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Introduction to Algorithms

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Introduction to Algorithms

- Algorithms are ways of solving problems. There is a technical definition that basically says an algorithm is a clear set of instructions which if followed will lead to a correct problem solution in a finite amount of time
- Sorting is a very important problem and has been studied extensively. We begin by looking at a simple sorting algorithm
- We build up to the algorithm by starting with finding the smallest element in an array

min = data(1) 'the smallest so far

Fork = 2 TolastIndex

'test each element to see if it is the min so far

Ifdata(k) < min Then'new min found

min = data(k)

End If

Next

- What if we want to find the smallest element and put it first in the array?
- We’ll do this by switching it with the first element
- We need to know the index of the smallest element to do this
- A slight modification of our code for finding the smallest element will let us do this

min = data(1) 'the smallest so far

minIndex = 1

For k = 2 TolastNdx

'test each element to see if it is the min so far

If data(k) < min Then'new min found

min = data(k)

minIndex = k

End If

Next k

- Consider the following code:
varA = 1

varB = 4

varA = varB

varB = varA

- What are the values of varA and varB after I do this?

- Doing it right:
varA = 1

varB = 4

temp = varB

varB = varA

varA = temp

- What are the values of varA and varB after I do this?

‘*** find the smallest element, value and index

min = data(1) 'the smallest so far

minIndex = 1

For k = 2 TolastNdx

'test each element to see if it is the min so far

Ifdata(k) < min Then'new min found

min = data(k)

minIndex = k

End If

Next

‘*** exchange the smallest element with the first

temp = data(1)

data(1) = data(minIndex)

data(minIndex) = temp

- Find the smallest element in the array, and switch it with the first one
- Find the smallest element in the rest of the array, and switch it with the second one
- Etc.
- This is called selection sort

- Here’s an initial array:
- The smallest element is in index 3. If we switch it with the element in index 1, we get:
- We now know the first element is the smallest.

- Looking at elements 2-5, the smallest is in index 5
- Let’s switch with the element in index 2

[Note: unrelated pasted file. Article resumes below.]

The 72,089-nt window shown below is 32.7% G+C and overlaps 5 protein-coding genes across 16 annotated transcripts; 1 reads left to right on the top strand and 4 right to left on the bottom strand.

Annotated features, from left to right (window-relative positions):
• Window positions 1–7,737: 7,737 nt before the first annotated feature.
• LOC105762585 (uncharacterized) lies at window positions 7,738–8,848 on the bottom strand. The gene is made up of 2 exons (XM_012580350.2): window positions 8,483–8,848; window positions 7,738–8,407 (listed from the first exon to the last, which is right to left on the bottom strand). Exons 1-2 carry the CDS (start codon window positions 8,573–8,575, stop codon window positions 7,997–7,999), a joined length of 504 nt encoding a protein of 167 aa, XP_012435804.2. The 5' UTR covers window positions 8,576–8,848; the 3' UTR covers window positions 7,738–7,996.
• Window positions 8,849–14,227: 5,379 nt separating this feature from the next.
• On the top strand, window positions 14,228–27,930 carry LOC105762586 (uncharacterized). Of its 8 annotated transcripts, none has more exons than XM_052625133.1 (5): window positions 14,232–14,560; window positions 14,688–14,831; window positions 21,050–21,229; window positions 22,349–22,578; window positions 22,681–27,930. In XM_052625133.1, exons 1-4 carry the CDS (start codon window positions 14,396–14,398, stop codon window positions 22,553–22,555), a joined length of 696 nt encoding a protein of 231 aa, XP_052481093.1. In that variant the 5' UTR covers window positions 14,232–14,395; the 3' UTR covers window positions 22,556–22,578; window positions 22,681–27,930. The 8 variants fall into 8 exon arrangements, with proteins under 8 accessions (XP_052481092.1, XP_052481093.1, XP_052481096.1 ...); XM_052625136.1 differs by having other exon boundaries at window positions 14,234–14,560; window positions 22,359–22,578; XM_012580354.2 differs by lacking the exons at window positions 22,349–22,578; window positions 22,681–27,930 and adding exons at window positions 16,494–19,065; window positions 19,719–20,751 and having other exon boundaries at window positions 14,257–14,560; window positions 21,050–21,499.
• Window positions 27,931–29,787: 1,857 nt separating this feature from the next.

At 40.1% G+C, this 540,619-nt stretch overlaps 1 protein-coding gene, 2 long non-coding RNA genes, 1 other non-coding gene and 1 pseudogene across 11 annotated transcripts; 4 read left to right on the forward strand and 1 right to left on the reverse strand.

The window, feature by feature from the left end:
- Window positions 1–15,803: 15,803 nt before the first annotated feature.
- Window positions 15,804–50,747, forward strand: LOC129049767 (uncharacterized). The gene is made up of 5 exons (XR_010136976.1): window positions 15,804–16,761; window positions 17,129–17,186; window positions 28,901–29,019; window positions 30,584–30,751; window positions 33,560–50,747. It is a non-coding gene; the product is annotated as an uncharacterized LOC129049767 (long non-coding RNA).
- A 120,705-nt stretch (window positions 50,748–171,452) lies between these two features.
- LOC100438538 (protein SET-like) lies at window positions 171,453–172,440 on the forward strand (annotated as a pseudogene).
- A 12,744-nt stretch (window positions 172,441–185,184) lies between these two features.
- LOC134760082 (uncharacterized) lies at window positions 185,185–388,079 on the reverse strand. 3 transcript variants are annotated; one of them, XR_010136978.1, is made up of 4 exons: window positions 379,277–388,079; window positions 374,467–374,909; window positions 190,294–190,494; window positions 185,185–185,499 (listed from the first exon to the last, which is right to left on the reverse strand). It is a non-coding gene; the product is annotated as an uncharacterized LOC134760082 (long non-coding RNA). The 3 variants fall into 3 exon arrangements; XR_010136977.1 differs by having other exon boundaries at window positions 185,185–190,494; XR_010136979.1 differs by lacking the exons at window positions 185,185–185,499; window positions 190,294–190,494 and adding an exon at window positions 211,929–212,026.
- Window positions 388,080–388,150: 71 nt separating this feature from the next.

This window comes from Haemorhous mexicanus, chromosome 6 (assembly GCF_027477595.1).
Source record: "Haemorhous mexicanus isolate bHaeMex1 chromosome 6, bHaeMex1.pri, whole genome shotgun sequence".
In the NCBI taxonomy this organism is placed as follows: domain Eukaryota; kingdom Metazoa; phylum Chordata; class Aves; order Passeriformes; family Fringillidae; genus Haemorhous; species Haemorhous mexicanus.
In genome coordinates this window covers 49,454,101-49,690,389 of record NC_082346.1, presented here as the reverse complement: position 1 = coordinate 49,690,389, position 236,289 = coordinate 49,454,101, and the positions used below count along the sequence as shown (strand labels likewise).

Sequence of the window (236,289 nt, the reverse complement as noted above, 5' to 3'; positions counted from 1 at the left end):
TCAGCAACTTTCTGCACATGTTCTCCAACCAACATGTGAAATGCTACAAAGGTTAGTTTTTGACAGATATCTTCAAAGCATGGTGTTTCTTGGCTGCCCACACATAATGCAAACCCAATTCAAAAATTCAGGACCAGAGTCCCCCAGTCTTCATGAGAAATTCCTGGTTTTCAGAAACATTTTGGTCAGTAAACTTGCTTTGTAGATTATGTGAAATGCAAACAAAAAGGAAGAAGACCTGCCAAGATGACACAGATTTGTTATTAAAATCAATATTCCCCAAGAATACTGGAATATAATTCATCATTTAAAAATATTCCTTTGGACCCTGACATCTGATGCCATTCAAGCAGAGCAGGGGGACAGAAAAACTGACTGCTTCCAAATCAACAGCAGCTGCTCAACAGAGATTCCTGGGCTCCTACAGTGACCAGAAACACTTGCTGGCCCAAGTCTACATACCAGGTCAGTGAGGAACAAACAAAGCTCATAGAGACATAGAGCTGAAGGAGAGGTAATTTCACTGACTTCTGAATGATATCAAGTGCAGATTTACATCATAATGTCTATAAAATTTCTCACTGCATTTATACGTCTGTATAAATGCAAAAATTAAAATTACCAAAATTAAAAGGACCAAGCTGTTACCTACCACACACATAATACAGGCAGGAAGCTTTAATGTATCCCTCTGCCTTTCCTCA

- Now we know the first two are smallest, and are in the right order.

- Consider elements 3-5. The smallest is in position 5.
- Let’s switch with the element in index 3

- Consider elements 4-5. The smallest is in position 5.
- Let’s switch with the element in index 4
- This finishes sorting the array (why?)

- We want to work on the whole array, then the array without the first element, then the array without the second element, etc.
- If we work on a whole array of n elements, that’s a loop from 1 to n.
- If we work on a whole array minus the first element, that loop is from 2 to n.
- Next we do 3 to n, etc.

- A loop from 1 to n looks like:
Fork = 1 Ton

<code>

Next k

- Here’s a loop from 2 to n:
Fork = 2 Ton

<code>

Next k

- We need a loop that looks like this:
Fork = jTon

<code>

Next k

for each j going from 1 to n-1. This we can do by using another loop!

- Here’s what the structure looks like
Forj = 1 Ton - 1

Fork = j + 1 Ton

<code>

Next k

Next j

For j = 1 To lastNdx – 1 ‘start with element j

min = data(j) 'the largest so far

minIndex = j

For k = j + 1 TolastNdx‘look at elements that follow j

Ifdata(k) < min Then

min = data(k)

minIndex = k

End If

Next k

temp = data(j) ‘exchange the smallest element with element j

data(j) = data(minIndex)

data(minIndex) = temp

Next j

- Note the -1 and +1 in the loop limits. Getting those right takes some thought
- Does the code work on arrays with just one element? With two elements? With no elements? (Nothing to sort, but we want to avoid a runtime error.) What if the data is already sorted?

Demo: Simple Sort

- There are actually many ways of sorting items
- Sorting is very important so people have put a lot of thought into it
- Some well-known methods:
- Bubble sort
- Quicksort
- Heapsort
- Mergesort
- Bucket sort

- With small data sets, the best method is usually the easiest one to program
- With large data sets, speed becomes an issue
- We could measure the time with a stopwatch, but the essential factor is the functional form of the time: if n is the length of the list of data, is the time proportional to n? n log n? n2?

- The number of comparisons of data elements in a sorting algorithm is usually proportional to the time
- On the first loop in Selection Sort, we do n-1 comparisons. The second loop does n-2, etc; the last loop does 1
- So the time is roughly proportional to
(n-1) + (n-2) + … + 1 = (n^2 – n)/2

- The largest power of n is n^2 which dominates the time for this algorithm
- This means Selection Sort is actually too slow to use on large amounts of data

- You now know the basics for programming: assignment statements, conditionals, procedures and functions, loops, and arrays
- This is like knowing the rules for chess or go
- What you have only started to learn are the tactics and strategies to use these tools effectively
- Algorithms are the tactics for how to accomplish tasks quickly and correctly

- Software engineering is about the strategies to control the complexity of designing large programs
- We’ve been learning a few of these strategies (e.g. naming conventions, principles of program structure, requirements and specifications)
- Good software engineering allows one person or a large group to produce a complex program that is correct and cost-effective